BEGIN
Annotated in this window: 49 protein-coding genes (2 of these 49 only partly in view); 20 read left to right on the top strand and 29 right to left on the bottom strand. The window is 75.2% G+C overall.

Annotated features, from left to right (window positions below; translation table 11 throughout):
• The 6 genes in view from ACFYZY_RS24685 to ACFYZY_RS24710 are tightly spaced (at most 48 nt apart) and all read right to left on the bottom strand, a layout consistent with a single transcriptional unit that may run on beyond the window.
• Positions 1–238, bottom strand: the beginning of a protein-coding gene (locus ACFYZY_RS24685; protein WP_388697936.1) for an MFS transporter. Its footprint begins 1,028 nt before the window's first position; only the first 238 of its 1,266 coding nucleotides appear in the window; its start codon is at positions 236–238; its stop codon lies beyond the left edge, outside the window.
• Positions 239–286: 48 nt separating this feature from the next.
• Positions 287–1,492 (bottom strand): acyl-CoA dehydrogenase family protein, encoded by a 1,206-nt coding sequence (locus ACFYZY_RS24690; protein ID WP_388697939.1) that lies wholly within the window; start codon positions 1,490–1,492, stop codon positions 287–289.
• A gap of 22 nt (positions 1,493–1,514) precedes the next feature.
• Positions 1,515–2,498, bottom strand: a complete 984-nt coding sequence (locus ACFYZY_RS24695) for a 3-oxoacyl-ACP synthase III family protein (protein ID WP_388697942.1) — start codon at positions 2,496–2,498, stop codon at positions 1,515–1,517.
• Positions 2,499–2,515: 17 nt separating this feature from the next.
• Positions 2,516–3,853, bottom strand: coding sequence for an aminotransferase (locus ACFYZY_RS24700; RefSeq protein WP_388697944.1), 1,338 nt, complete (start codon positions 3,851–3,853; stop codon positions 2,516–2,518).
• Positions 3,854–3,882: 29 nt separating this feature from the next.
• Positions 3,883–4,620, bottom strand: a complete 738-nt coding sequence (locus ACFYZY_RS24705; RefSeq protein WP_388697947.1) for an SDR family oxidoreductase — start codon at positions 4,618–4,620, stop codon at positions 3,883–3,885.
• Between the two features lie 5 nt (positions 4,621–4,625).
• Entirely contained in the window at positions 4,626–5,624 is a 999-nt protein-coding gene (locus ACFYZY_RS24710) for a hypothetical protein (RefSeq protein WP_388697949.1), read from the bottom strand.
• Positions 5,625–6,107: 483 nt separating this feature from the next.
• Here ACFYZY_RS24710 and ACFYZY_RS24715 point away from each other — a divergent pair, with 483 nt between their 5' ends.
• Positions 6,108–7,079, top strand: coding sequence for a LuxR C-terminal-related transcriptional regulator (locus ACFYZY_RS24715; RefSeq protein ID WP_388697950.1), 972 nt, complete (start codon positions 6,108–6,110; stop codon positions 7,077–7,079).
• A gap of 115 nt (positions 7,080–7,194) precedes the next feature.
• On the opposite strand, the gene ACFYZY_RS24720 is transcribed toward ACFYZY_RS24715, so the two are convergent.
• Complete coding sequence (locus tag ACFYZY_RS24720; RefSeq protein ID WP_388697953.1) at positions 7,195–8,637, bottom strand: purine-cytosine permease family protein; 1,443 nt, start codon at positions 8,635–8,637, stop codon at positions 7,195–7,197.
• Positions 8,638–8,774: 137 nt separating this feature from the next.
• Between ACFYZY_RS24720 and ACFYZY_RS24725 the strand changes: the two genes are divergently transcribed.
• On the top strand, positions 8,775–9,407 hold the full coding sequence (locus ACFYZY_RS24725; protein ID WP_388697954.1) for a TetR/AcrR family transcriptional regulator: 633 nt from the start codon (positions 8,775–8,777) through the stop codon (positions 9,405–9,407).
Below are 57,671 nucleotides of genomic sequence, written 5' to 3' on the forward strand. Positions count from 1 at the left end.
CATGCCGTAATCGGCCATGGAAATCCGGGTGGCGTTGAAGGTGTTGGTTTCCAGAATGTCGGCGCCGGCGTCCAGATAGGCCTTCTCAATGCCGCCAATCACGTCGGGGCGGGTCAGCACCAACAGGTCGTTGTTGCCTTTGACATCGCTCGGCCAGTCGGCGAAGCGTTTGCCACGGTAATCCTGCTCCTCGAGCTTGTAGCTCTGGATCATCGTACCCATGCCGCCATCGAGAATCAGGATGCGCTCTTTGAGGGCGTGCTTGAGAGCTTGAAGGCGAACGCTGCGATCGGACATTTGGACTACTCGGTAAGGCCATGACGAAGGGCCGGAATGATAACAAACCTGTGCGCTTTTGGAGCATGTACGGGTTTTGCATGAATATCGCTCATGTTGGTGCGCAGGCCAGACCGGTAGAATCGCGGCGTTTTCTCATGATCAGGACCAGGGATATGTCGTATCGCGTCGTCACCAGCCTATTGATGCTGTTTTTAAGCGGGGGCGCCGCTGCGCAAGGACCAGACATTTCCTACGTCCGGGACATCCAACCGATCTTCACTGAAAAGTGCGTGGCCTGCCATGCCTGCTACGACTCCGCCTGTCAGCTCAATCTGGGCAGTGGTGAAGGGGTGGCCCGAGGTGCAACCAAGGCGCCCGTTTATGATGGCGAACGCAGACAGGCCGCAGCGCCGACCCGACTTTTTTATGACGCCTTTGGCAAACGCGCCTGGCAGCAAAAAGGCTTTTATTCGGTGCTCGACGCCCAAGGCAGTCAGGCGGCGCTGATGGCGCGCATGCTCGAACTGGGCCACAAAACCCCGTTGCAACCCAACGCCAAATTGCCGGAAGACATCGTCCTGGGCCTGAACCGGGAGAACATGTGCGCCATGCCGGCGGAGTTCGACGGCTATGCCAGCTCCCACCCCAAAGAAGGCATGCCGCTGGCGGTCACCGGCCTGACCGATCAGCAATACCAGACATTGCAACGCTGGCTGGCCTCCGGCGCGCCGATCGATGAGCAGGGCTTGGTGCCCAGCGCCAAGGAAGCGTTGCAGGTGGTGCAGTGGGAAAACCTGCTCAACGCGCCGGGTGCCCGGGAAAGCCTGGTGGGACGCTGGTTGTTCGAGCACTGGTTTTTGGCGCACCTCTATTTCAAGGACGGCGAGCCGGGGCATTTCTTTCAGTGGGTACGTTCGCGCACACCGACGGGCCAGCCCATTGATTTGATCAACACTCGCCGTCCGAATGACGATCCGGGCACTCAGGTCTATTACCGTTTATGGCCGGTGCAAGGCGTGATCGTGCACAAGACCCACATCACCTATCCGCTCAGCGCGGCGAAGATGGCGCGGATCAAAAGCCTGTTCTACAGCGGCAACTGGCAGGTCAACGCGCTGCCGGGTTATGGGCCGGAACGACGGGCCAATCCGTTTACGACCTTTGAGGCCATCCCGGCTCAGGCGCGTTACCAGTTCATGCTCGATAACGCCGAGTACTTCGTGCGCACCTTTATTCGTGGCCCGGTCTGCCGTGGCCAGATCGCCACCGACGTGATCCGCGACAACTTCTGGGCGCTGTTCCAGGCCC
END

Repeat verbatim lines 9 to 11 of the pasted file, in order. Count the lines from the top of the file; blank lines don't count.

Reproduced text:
• Positions 2,499–2,515: 17 nt separating this feature from the next.
• Positions 2,516–3,853, bottom strand: coding sequence for an aminotransferase (locus ACFYZY_RS24700; RefSeq protein WP_388697944.1), 1,338 nt, complete (start codon positions 3,851–3,853; stop codon positions 2,516–2,518).
• Positions 3,854–3,882: 29 nt separating this feature from the next.